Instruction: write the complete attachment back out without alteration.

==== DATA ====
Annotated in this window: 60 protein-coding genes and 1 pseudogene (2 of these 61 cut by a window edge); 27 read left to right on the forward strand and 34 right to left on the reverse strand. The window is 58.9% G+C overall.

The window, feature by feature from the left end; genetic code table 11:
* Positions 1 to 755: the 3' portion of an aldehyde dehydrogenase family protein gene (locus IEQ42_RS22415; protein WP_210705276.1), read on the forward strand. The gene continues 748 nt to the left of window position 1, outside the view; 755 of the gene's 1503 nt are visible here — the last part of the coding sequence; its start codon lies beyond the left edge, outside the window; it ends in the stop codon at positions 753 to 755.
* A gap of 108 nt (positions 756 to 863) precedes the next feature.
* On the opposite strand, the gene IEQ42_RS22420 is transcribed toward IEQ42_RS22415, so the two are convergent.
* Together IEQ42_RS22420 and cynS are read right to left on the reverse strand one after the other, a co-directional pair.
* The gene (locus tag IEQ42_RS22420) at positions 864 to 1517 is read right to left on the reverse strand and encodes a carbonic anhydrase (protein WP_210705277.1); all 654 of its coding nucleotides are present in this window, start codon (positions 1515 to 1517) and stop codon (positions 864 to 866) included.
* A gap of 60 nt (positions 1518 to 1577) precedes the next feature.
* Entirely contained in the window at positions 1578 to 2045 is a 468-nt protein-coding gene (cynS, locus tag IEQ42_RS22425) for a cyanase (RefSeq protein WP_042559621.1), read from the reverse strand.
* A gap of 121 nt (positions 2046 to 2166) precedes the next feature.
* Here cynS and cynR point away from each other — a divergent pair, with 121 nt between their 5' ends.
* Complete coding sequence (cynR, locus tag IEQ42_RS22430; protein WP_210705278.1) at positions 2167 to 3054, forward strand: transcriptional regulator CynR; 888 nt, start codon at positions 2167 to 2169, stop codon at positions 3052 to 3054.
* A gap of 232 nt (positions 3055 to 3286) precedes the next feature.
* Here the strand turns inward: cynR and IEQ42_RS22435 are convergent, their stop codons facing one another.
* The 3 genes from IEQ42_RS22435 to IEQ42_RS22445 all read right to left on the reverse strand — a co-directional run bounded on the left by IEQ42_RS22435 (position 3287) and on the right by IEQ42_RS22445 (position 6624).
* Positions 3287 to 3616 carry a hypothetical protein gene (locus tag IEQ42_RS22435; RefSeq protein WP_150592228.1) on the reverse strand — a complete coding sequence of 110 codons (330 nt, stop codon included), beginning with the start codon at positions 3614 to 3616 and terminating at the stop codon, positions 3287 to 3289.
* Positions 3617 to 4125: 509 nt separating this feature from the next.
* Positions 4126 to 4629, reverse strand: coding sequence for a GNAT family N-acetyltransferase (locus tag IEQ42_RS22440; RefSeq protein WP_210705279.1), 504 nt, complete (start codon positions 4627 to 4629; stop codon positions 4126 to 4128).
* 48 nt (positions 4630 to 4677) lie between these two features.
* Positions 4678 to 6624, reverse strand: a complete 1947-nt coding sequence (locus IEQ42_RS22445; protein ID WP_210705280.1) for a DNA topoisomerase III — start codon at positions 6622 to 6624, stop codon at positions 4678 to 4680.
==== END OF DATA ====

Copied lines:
Annotated in this window: 60 protein-coding genes and 1 pseudogene (2 of these 61 cut by a window edge); 27 read left to right on the forward strand and 34 right to left on the reverse strand. The window is 58.9% G+C overall.

The window, feature by feature from the left end; genetic code table 11:
* Positions 1 to 755: the 3' portion of an aldehyde dehydrogenase family protein gene (locus IEQ42_RS22415; protein WP_210705276.1), read on the forward strand. The gene continues 748 nt to the left of window position 1, outside the view; 755 of the gene's 1503 nt are visible here — the last part of the coding sequence; its start codon lies beyond the left edge, outside the window; it ends in the stop codon at positions 753 to 755.
* A gap of 108 nt (positions 756 to 863) precedes the next feature.
* On the opposite strand, the gene IEQ42_RS22420 is transcribed toward IEQ42_RS22415, so the two are convergent.
* Together IEQ42_RS22420 and cynS are read right to left on the reverse strand one after the other, a co-directional pair.
* The gene (locus tag IEQ42_RS22420) at positions 864 to 1517 is read right to left on the reverse strand and encodes a carbonic anhydrase (protein WP_210705277.1); all 654 of its coding nucleotides are present in this window, start codon (positions 1515 to 1517) and stop codon (positions 864 to 866) included.
* A gap of 60 nt (positions 1518 to 1577) precedes the next feature.
* Entirely contained in the window at positions 1578 to 2045 is a 468-nt protein-coding gene (cynS, locus tag IEQ42_RS22425) for a cyanase (RefSeq protein WP_042559621.1), read from the reverse strand.
* A gap of 121 nt (positions 2046 to 2166) precedes the next feature.
* Here cynS and cynR point away from each other — a divergent pair, with 121 nt between their 5' ends.
* Complete coding sequence (cynR, locus tag IEQ42_RS22430; protein WP_210705278.1) at positions 2167 to 3054, forward strand: transcriptional regulator CynR; 888 nt, start codon at positions 2167 to 2169, stop codon at positions 3052 to 3054.
* A gap of 232 nt (positions 3055 to 3286) precedes the next feature.
* Here the strand turns inward: cynR and IEQ42_RS22435 are convergent, their stop codons facing one another.
* The 3 genes from IEQ42_RS22435 to IEQ42_RS22445 all read right to left on the reverse strand — a co-directional run bounded on the left by IEQ42_RS22435 (position 3287) and on the right by IEQ42_RS22445 (position 6624).
* Positions 3287 to 3616 carry a hypothetical protein gene (locus tag IEQ42_RS22435; RefSeq protein WP_150592228.1) on the reverse strand — a complete coding sequence of 110 codons (330 nt, stop codon included), beginning with the start codon at positions 3614 to 3616 and terminating at the stop codon, positions 3287 to 3289.
* Positions 3617 to 4125: 509 nt separating this feature from the next.
* Positions 4126 to 4629, reverse strand: coding sequence for a GNAT family N-acetyltransferase (locus tag IEQ42_RS22440; RefSeq protein WP_210705279.1), 504 nt, complete (start codon positions 4627 to 4629; stop codon positions 4126 to 4128).
* 48 nt (positions 4630 to 4677) lie between these two features.
* Positions 4678 to 6624, reverse strand: a complete 1947-nt coding sequence (locus IEQ42_RS22445; protein ID WP_210705280.1) for a DNA topoisomerase III — start codon at positions 6622 to 6624, stop codon at positions 4678 to 4680.